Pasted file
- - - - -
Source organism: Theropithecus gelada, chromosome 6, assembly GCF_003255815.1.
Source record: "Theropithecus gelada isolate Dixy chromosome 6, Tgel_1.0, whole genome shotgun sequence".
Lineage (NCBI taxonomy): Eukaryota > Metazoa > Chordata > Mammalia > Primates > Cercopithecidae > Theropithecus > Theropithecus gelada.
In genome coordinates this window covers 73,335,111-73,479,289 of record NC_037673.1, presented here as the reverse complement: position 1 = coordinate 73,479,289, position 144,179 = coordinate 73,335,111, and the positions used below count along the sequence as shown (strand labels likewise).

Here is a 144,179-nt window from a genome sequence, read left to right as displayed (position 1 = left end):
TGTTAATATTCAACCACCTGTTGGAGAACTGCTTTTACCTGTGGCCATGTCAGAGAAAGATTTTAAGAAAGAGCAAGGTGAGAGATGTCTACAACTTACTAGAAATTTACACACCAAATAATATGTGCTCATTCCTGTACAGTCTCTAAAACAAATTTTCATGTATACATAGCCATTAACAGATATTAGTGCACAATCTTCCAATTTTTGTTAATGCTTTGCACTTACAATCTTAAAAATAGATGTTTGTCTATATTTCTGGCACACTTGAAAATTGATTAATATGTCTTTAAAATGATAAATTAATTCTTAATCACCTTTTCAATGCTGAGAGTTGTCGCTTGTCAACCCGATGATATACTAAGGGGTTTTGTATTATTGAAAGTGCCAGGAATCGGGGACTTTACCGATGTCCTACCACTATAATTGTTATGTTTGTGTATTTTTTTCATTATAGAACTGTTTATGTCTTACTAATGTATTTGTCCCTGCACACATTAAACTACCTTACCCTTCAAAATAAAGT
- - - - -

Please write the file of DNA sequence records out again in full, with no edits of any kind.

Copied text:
Source organism: Theropithecus gelada, chromosome 6, assembly GCF_003255815.1.
Source record: "Theropithecus gelada isolate Dixy chromosome 6, Tgel_1.0, whole genome shotgun sequence".
Lineage (NCBI taxonomy): Eukaryota > Metazoa > Chordata > Mammalia > Primates > Cercopithecidae > Theropithecus > Theropithecus gelada.
In genome coordinates this window covers 73,335,111-73,479,289 of record NC_037673.1, presented here as the reverse complement: position 1 = coordinate 73,479,289, position 144,179 = coordinate 73,335,111, and the positions used below count along the sequence as shown (strand labels likewise).

Here is a 144,179-nt window from a genome sequence, read left to right as displayed (position 1 = left end):
TGTTAATATTCAACCACCTGTTGGAGAACTGCTTTTACCTGTGGCCATGTCAGAGAAAGATTTTAAGAAAGAGCAAGGTGAGAGATGTCTACAACTTACTAGAAATTTACACACCAAATAATATGTGCTCATTCCTGTACAGTCTCTAAAACAAATTTTCATGTATACATAGCCATTAACAGATATTAGTGCACAATCTTCCAATTTTTGTTAATGCTTTGCACTTACAATCTTAAAAATAGATGTTTGTCTATATTTCTGGCACACTTGAAAATTGATTAATATGTCTTTAAAATGATAAATTAATTCTTAATCACCTTTTCAATGCTGAGAGTTGTCGCTTGTCAACCCGATGATATACTAAGGGGTTTTGTATTATTGAAAGTGCCAGGAATCGGGGACTTTACCGATGTCCTACCACTATAATTGTTATGTTTGTGTATTTTTTTCATTATAGAACTGTTTATGTCTTACTAATGTATTTGTCCCTGCACACATTAAACTACCTTACCCTTCAAAATAAAGT